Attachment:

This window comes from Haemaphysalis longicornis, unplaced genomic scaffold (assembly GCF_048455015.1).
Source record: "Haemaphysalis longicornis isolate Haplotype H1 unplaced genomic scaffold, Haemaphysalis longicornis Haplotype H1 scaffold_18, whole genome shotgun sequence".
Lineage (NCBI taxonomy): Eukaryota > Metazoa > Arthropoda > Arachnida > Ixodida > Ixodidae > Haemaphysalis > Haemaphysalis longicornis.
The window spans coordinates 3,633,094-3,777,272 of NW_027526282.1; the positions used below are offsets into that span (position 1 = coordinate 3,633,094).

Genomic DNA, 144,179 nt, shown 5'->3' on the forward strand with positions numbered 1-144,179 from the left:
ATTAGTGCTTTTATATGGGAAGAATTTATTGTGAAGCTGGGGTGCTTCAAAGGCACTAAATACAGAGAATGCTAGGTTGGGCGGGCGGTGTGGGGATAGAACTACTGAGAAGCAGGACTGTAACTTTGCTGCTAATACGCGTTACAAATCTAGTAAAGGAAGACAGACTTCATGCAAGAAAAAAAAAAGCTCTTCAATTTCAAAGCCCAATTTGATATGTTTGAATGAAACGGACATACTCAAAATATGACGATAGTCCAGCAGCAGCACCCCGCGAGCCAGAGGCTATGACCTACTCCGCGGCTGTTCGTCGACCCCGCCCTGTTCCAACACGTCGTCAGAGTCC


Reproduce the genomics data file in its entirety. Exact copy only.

This window comes from Haemaphysalis longicornis, unplaced genomic scaffold (assembly GCF_048455015.1).
Source record: "Haemaphysalis longicornis isolate Haplotype H1 unplaced genomic scaffold, Haemaphysalis longicornis Haplotype H1 scaffold_18, whole genome shotgun sequence".
Lineage (NCBI taxonomy): Eukaryota > Metazoa > Arthropoda > Arachnida > Ixodida > Ixodidae > Haemaphysalis > Haemaphysalis longicornis.
The window spans coordinates 3,633,094-3,777,272 of NW_027526282.1; the positions used below are offsets into that span (position 1 = coordinate 3,633,094).

Genomic DNA, 144,179 nt, shown 5'->3' on the forward strand with positions numbered 1-144,179 from the left:
ATTAGTGCTTTTATATGGGAAGAATTTATTGTGAAGCTGGGGTGCTTCAAAGGCACTAAATACAGAGAATGCTAGGTTGGGCGGGCGGTGTGGGGATAGAACTACTGAGAAGCAGGACTGTAACTTTGCTGCTAATACGCGTTACAAATCTAGTAAAGGAAGACAGACTTCATGCAAGAAAAAAAAAAGCTCTTCAATTTCAAAGCCCAATTTGATATGTTTGAATGAAACGGACATACTCAAAATATGACGATAGTCCAGCAGCAGCACCCCGCGAGCCAGAGGCTATGACCTACTCCGCGGCTGTTCGTCGACCCCGCCCTGTTCCAACACGTCGTCAGAGTCC